I. V. Stalin
An interesting fact, even in the conditions of a total shaft of misinformation about I. V. Stalin, rushing from TV screens and pouring from the pages of newspapers (more dirt, or as much is poured only on Ivan the Terrible), the people of Russia could understand that all this is a lie. This is clearly shown by public opinion polls.
Here is one example. At the beginning of 2005, 2400 respondents were interviewed in 40 regions of the Russian Federation.
Question: How do you assess the role of Stalin in stories our country?
- positively - 77%;
- negatively - 8%;
- I find it difficult to answer - 15%. The numbers speak for themselves.
According to the February 18-19 public opinion poll, 2006% of Russian citizens consider Stalin's role in the history of positive, 47% - negative (http://bd.fom.ru/report/map/of29).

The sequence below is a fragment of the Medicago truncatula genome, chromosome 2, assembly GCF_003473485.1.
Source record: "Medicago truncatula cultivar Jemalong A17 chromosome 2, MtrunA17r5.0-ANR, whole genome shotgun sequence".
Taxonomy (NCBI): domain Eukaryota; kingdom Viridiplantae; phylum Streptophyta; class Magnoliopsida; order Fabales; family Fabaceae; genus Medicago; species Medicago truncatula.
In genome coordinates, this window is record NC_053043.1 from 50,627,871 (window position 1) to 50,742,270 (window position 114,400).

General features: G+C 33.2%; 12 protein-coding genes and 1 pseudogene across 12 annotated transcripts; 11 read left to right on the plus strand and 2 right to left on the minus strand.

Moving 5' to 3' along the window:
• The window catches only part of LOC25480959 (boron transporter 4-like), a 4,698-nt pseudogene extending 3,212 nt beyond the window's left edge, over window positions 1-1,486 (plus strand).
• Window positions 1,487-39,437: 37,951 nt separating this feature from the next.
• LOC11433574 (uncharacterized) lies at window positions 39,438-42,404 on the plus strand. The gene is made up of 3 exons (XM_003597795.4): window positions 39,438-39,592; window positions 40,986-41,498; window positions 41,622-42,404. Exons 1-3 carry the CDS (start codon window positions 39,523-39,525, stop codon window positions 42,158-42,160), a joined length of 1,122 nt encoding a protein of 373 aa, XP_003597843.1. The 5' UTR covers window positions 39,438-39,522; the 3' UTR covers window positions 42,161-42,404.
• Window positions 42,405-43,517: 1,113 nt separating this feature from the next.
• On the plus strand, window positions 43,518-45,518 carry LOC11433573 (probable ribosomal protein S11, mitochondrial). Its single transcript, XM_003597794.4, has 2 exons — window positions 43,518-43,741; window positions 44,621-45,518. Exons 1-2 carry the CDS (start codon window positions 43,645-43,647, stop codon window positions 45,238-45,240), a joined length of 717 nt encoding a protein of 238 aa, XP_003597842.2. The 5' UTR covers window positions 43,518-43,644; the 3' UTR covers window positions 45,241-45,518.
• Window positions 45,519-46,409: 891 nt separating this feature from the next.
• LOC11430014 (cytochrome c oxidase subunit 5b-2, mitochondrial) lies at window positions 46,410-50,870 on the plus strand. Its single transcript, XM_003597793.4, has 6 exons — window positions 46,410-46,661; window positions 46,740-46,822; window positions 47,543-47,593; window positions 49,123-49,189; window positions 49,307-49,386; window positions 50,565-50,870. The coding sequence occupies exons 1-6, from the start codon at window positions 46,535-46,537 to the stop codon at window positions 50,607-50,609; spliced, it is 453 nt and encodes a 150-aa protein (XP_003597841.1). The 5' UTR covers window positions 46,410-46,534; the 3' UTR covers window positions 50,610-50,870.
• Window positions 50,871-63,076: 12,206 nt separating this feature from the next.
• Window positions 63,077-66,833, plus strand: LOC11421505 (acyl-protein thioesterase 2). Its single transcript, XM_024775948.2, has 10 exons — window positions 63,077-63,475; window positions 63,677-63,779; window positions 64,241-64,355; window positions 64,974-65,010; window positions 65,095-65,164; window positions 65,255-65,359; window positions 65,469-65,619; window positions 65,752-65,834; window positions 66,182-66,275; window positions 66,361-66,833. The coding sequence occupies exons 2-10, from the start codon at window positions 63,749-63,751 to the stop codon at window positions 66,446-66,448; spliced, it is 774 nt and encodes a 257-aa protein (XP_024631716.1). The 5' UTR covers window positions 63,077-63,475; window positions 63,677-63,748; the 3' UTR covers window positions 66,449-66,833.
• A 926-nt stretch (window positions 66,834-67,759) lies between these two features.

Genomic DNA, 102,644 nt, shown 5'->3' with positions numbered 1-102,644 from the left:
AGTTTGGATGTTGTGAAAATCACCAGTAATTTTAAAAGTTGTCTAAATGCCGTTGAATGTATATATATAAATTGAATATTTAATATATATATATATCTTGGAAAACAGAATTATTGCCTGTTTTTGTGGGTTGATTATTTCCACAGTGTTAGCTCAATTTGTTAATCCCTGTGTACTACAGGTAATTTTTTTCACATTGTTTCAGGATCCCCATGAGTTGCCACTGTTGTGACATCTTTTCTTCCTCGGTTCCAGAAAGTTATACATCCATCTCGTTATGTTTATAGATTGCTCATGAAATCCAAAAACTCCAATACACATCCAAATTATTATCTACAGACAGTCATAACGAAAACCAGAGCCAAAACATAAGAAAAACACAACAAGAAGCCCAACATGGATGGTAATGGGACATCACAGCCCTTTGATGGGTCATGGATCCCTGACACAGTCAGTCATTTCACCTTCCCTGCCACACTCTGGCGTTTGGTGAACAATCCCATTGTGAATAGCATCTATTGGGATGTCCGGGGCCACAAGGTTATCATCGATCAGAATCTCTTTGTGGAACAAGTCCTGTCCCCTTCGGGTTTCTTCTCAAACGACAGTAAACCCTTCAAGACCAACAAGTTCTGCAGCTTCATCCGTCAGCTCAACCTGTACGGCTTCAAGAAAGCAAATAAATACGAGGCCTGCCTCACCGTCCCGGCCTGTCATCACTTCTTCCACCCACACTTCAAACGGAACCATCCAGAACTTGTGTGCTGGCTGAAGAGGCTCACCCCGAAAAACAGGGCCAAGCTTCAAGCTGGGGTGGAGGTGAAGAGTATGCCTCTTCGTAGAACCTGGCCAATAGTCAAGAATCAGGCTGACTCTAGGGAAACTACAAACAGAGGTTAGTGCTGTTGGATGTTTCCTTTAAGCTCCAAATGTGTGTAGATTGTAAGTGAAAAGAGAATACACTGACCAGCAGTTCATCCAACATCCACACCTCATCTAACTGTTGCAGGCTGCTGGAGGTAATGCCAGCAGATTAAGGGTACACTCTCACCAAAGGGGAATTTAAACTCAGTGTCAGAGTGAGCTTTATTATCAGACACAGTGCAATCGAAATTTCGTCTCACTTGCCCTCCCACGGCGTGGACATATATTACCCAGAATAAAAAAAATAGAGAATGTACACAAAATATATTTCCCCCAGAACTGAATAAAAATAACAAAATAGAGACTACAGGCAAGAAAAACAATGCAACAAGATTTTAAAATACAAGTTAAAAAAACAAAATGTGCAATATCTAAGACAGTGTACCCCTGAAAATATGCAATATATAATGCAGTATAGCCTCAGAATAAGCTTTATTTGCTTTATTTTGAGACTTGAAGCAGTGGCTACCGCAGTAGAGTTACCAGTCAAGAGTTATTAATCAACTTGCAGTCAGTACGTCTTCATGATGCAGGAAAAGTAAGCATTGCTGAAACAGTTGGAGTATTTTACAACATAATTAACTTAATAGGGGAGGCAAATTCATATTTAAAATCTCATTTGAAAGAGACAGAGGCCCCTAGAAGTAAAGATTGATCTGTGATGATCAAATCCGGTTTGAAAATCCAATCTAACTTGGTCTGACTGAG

In the “Name of Russia” television project, Stalin took the third place, gaining a 519071 vote (giving Alexander Nevsky and Stolypin only a few thousand votes). At the same time, Stalin occupied a leading position for a long time.
In the poll of the TV show "Honest Monday" 25 in October 2009, 61% of respondents voted that Stalin is a Hero; 32% for the fact that Stalin is a criminal; 7% for the fact that Stalin is an effective manager.
The role of I. V. Stalin in the history of Russia, and of humanity, is best understood on the basis of the statements of famous contemporaries, among whom were the enemies of the Union, overt and covert.